HUMANITY MATTERS The Tostan Breakthrough

How do caring people prevent the crime of FGM against innocent little girls?

Go to the profile of Diane Priestley
Jul 08, 2016
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Everyone on Planet Earth who feels empathy and concern for the suffering of others agrees that the cruel and harmful practice of female genital mutilation must stop.

We all want to prevent the trauma, human rights violation and life-long suffering inflicted on 8000 girls every day across Africa and around the world.

The real question is HOW do we stop this deeply entrenched custom that has continued for over 2000 years, passed down from generation to generation, where a mother who has endured the trauma as a child inflicts the same trauma on her daughter? How do we break the generational cycle?

There’s the legal approach. Governments have enacted laws against FGM and threatened “cutters” with imprisonment. And still they are defiant. The day the law was passed in Senegal in 1999, one village cut 100 girls in protest.

Another strategy is to target traditional cutters and give them alternative employment. However still mothers find someone to cut their daughters.

Another way is having anti-FGM activists host meetings in villages and lecture the women about the horrendous health consequences of slicing off a beautiful, precious child’s genitals with a razor blade without anaesthetic.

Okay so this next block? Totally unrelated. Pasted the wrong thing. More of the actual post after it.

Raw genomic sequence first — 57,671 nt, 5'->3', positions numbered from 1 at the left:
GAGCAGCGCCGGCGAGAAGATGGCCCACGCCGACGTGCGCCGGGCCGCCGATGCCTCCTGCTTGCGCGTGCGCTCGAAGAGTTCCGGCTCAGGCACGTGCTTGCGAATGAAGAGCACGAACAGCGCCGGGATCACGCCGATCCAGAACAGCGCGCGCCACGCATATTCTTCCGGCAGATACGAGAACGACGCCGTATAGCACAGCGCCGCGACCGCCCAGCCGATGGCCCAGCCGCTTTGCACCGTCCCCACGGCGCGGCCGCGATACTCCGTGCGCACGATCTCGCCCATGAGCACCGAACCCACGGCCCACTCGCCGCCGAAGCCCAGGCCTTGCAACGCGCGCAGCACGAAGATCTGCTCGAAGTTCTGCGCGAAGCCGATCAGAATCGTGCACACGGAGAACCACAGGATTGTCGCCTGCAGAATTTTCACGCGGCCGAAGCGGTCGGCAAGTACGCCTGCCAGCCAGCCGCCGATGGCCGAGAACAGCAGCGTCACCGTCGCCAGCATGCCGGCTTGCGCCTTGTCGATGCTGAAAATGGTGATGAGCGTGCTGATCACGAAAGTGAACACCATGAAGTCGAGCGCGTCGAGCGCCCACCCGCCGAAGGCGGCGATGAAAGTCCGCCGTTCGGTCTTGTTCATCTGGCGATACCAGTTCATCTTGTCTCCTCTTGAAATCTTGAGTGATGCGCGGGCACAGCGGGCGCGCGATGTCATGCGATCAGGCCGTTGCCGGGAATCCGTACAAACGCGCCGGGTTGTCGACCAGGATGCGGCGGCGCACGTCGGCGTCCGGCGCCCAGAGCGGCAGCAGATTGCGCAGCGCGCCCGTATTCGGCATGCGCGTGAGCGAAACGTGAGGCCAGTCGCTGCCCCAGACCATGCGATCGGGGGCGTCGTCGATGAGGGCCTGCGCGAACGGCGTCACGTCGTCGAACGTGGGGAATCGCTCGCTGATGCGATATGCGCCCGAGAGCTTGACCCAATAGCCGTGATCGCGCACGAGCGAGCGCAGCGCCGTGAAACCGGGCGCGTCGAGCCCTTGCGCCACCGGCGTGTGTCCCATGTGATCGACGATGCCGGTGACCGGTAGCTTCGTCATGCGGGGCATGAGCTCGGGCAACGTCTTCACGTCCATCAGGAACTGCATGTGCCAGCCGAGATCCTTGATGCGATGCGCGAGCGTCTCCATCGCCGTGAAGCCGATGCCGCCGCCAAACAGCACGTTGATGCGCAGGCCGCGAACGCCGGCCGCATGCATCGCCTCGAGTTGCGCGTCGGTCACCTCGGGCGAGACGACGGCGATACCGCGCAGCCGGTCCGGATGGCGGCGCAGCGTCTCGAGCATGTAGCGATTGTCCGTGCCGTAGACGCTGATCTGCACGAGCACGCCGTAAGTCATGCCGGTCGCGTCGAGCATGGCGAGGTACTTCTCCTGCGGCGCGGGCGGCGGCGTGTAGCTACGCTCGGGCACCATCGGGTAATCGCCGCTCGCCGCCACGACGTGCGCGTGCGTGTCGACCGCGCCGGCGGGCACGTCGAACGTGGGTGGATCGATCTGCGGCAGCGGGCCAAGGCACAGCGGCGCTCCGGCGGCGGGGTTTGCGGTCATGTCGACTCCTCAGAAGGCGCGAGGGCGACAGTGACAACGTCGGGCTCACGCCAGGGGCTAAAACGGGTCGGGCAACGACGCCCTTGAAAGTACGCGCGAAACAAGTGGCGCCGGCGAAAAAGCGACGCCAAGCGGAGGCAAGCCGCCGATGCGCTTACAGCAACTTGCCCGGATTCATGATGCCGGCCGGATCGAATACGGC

If the girl does not die from shock, blood loss or infection, she is condemned to a lifetime of pain and suffering.

And life is hard enough in poor rural villages in Africa without adding unnecessary hardship to the lives of women who carry the burden of childbirth, childcare and work.

All heavy-handed, authoritarian methods have not stopped FGM. Shocking, shaming, blaming, judging and condemning have failed abysmally to end the widespread harmful practice.

So WHY have these methods failed?

The ‘tradition’ is fiercely defended in African communities as a religious duty, as a way to honour ancestors and to gain marriageability, family honour and respectability. And the practice is wrapped in a code of silence where women are forbidden to talk about the tradition they revere as a deeply personal and sacred rite of womanhood.

And yet, how long the tradition has existed or the strength of feelings and beliefs doesn’t make FGM right. For the health and wellbeing of millions of girls and women, the harmful practice must stop.

The Breakthrough

One courageous American woman has found a way. Through 40 years of living and working in Senegal, Molly Melching has devised a strategy that promises to end FGM across Africa and the world.